Khao San Road
Khao San Road, Bangkok's infamous backpacker ghetto, isn't what I immediately think of when I'm jonesin' for an authentic taste of Thailand. The neighbourhood has long been a pit stop for shoestring travellers following the banana pancake trail through Asia-- a rabbit warren of hostels and expat bars full of farang looking for a cheap place to doss down, some cheap thrills and maybe a pizza slice or two to curb their hunger and homesickness. It never really endeared itself to me when I visited.
Khao San Road skips Thai restaurant vernacular, speaking instead with a much more west-end accent in subdued earth tones and the occasional wooden inflection (dark for floors and distressed for tables), while a rotation of paintings from local artists adorns the far wall. It feels very urban loft and not out of place for the neighbourhood.
The flood of nightly patronage is a big part of the reason why the restaurant doesn't currently accept phone reservations (and you should show up in person to order take out for that matter). Even at 6:30 on a Thursday you'll be placing your Singha ($6) down on the bar between sips while you wait for your table. That's right, unlike Sukhothai, Khao San Road is licensed which is a nice touch since I rather enjoy a beer with my pad thai or curry.
Generally not a fan of green curry (I find most versions in town unrefined, overcompensating with heat to mask a lack of flavour), KSR's is something special I'd gladly cross town for ($12 with a side of steamed rice). Generous chunks of chicken, crunchy green bell pepper and bamboo shoot ribbons are bathed in a creamy sauce rich with coconut notes giving way to a mix of kafir lime leaf smoky chili, galangal, and lemongrass. Each taste just different enough from the last to keep your palate thoroughly entertained.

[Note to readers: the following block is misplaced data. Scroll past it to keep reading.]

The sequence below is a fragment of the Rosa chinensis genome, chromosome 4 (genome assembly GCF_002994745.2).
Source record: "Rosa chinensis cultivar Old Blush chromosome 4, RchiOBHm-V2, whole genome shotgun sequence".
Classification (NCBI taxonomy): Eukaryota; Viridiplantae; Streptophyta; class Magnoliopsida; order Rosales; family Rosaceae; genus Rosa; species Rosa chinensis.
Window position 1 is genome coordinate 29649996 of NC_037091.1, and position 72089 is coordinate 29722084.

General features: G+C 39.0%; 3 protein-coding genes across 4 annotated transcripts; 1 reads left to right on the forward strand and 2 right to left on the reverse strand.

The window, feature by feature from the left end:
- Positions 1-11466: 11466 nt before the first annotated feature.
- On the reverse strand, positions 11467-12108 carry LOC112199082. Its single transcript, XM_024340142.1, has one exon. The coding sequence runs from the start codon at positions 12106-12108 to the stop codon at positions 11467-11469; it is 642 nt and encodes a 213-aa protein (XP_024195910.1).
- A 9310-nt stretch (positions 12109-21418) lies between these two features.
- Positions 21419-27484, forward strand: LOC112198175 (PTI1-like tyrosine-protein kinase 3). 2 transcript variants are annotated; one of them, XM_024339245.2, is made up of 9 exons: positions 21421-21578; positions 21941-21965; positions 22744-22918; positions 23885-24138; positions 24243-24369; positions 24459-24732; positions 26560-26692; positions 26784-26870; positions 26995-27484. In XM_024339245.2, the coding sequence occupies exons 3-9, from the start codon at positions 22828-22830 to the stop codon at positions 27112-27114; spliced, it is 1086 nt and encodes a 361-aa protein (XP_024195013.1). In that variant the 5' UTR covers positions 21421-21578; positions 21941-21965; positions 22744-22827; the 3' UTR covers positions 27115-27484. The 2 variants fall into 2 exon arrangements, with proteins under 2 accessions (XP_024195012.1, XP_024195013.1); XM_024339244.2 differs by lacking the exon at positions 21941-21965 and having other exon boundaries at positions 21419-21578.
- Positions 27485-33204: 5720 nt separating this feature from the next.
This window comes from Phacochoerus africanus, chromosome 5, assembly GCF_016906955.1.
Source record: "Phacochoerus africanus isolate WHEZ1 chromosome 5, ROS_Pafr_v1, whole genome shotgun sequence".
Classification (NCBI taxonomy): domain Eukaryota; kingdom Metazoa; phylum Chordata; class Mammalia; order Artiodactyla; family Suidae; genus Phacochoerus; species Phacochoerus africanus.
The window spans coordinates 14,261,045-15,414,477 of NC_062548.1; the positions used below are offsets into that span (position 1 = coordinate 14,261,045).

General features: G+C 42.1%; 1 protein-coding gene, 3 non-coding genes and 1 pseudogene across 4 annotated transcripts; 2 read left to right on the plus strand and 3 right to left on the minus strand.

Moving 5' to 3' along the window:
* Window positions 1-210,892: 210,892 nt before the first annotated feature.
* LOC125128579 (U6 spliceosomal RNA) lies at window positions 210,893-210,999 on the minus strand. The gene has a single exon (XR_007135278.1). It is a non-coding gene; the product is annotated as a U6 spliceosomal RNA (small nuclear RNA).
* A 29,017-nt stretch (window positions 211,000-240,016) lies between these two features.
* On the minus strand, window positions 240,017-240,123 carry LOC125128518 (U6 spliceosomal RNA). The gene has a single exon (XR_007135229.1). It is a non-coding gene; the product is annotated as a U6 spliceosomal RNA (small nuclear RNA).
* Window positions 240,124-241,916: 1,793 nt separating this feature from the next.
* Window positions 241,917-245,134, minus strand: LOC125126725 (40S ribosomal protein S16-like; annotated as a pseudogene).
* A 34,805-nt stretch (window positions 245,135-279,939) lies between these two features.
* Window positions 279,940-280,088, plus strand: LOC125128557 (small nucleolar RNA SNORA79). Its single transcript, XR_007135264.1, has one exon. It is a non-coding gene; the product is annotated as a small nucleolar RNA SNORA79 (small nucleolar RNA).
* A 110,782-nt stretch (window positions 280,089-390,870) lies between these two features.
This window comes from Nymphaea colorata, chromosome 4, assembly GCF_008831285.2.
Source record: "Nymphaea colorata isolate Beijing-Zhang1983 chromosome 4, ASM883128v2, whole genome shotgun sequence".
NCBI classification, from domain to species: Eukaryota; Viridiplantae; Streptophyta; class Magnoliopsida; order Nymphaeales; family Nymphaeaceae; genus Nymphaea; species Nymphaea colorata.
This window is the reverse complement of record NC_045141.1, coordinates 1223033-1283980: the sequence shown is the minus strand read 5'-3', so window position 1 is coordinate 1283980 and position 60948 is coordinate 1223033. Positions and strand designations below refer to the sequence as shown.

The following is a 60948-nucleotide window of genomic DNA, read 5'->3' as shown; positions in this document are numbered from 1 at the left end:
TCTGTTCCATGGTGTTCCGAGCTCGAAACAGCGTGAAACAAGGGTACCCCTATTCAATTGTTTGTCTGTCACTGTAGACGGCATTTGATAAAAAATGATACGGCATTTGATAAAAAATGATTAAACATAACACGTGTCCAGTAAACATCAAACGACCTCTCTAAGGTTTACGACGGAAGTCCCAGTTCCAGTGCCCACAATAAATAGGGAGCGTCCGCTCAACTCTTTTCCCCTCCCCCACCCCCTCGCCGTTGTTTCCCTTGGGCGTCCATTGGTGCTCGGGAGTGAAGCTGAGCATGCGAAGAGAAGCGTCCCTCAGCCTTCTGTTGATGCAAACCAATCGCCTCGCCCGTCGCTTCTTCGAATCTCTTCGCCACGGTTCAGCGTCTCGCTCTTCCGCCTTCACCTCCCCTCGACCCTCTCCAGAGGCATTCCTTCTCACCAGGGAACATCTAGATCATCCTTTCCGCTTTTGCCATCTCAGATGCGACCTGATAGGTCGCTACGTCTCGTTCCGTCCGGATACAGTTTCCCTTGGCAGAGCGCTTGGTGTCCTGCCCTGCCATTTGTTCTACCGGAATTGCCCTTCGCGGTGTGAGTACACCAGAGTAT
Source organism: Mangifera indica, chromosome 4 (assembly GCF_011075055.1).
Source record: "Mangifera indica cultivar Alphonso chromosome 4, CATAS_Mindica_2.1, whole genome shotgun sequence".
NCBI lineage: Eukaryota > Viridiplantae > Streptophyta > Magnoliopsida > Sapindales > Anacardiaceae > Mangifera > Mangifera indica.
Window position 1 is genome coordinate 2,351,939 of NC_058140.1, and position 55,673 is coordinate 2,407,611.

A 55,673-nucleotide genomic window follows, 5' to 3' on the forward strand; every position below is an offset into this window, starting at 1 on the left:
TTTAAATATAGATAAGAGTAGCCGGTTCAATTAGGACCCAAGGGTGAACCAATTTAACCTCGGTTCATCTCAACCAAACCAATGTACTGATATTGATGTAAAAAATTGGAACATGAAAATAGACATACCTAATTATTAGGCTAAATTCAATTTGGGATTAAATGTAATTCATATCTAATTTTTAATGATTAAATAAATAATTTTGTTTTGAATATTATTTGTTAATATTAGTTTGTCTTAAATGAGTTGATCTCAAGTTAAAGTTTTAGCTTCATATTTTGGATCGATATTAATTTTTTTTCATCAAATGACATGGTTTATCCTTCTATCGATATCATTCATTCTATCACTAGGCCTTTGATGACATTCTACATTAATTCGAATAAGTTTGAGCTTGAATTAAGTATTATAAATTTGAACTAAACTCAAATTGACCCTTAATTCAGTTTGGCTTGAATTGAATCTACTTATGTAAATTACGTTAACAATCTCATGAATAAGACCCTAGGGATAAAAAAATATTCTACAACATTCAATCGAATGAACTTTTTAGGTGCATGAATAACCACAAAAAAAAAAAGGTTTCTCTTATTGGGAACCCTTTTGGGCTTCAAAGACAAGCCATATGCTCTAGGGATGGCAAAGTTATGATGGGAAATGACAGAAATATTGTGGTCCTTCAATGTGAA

The mellower, yellow Massaman curry ($13 with a side of steamed rice) is equally complex and adds potatoes and, in our case chicken, for a thai take on stew sure to warm the winteriest of hearts.
A similar creamy curry backbones the addictive broth bathing the chewy egg noodles of our chicken khao soi.
The minced beef with basil and a fried egg (Pad Gra Prao, $13) would be a welcome addition to any brunch.
And the only thing missing from the street style pad thai ($13) is the ketchup since this real-deal version is the identical to what you'd find at hawker stalls and night markets from Chiang Mai to Koh Samui. Our perfectly cooked rice noodles are stir-fried in the traditional tamarind, fish sauce, chilli and palm sugar dressing topped and with chicken, scrambled egg, sprouts and green onion. Sweet, sour, spicy, salty and definitely tastier than the sum of its parts.
There's also insanely addictive Gra Bong squash fritters ($7). A cousin of the pakora that's sweet from the squash and spicy from a hit of red curry paste in the batter. It's crunchy deep-fried goodness and I can barely restrain the smile since eating these fritters is like discovering a new continent. Served with a sweet and sour tamarind sauce (made from scratch) a bucket of these would be the perfect accompaniment to beer and beach.
Photos courtesy Aislinn Smith